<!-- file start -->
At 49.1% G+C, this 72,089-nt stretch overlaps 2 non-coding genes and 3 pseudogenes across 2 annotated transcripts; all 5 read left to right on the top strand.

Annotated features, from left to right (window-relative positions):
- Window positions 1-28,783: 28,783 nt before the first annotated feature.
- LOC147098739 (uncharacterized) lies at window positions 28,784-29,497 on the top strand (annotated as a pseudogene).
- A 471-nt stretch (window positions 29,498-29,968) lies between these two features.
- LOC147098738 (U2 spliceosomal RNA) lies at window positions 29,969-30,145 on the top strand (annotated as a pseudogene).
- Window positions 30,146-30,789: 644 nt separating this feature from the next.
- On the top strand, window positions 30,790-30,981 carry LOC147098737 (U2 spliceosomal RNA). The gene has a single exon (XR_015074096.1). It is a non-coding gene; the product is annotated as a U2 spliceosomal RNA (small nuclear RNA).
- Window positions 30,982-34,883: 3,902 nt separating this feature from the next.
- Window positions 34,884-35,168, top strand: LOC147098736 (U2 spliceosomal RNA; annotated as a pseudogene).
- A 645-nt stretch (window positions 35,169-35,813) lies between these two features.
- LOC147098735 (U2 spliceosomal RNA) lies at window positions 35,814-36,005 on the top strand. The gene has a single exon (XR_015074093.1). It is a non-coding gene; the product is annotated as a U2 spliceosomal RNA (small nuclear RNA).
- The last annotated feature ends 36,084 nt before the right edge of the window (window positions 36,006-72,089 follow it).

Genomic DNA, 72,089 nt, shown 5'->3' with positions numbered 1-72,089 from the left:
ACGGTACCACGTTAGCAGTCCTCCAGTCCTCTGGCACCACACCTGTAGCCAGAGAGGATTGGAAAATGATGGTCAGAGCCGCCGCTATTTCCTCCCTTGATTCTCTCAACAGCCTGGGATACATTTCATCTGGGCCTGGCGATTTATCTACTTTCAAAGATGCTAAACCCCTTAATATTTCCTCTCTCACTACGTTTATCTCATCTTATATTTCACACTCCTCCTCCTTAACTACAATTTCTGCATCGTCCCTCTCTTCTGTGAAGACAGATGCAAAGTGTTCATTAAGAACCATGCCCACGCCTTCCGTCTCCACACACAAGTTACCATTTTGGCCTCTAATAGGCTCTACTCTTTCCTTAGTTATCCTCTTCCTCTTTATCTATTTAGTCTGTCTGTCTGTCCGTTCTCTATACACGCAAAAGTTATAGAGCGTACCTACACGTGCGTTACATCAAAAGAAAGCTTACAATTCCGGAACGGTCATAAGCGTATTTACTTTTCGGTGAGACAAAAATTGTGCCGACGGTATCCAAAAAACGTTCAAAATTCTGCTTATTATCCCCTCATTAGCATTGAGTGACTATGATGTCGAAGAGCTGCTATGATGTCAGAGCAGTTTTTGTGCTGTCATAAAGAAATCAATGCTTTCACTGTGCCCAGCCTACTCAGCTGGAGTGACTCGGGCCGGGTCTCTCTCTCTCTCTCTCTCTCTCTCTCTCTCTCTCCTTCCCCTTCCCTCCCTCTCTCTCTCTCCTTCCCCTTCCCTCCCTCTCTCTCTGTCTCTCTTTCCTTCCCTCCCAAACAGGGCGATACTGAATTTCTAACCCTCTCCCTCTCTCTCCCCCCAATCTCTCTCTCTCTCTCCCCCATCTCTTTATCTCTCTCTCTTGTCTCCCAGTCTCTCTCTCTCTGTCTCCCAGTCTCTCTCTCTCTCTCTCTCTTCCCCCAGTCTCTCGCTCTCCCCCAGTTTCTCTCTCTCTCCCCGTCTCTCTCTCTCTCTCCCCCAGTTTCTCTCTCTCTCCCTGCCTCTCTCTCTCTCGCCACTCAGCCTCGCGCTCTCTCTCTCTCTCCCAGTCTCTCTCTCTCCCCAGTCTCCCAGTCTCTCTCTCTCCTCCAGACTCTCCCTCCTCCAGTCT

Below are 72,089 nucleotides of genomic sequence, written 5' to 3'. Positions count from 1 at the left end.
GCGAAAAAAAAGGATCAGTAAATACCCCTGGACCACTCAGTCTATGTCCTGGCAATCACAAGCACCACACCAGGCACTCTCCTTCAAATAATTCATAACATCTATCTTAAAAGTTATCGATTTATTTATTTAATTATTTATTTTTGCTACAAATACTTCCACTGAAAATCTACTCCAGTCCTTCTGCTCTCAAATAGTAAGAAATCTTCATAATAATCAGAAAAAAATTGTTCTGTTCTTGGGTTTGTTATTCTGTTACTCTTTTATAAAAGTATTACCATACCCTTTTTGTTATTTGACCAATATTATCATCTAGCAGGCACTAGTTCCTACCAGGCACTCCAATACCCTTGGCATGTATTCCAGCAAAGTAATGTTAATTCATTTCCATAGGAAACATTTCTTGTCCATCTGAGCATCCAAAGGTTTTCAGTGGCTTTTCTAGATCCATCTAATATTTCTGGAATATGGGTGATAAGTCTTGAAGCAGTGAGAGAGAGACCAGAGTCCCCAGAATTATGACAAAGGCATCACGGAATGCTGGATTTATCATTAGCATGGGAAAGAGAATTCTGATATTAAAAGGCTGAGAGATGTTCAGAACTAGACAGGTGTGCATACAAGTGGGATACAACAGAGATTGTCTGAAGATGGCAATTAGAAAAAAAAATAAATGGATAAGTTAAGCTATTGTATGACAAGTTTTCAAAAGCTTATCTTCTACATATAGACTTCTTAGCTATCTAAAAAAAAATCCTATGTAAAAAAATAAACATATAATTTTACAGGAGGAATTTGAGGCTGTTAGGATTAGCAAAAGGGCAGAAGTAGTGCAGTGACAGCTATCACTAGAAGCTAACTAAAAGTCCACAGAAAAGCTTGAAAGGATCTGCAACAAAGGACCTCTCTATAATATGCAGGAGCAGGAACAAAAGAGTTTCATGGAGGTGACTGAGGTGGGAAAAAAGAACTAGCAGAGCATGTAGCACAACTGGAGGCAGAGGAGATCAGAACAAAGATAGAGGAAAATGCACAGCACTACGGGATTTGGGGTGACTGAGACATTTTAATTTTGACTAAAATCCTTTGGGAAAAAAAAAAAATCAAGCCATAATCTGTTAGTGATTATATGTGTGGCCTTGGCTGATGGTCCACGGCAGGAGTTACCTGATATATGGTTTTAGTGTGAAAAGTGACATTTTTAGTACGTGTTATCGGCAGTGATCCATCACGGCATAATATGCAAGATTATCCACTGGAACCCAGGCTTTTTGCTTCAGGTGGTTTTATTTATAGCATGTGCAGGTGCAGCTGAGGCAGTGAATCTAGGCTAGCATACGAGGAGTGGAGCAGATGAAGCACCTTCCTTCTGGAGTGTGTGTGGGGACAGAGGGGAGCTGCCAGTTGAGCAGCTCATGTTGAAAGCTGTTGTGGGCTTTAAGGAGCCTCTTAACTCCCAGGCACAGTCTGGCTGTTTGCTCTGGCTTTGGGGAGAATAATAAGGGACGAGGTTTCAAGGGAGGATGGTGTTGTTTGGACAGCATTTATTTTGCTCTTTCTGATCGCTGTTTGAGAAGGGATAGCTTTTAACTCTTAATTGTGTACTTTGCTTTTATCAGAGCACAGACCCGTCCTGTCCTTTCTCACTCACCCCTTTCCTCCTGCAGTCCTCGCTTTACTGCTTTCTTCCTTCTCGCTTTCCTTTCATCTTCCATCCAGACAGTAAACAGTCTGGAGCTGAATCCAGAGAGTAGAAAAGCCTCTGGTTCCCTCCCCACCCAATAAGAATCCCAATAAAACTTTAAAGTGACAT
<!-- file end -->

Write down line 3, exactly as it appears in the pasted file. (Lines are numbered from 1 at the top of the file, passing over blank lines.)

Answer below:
- Window positions 1-28,783: 28,783 nt before the first annotated feature.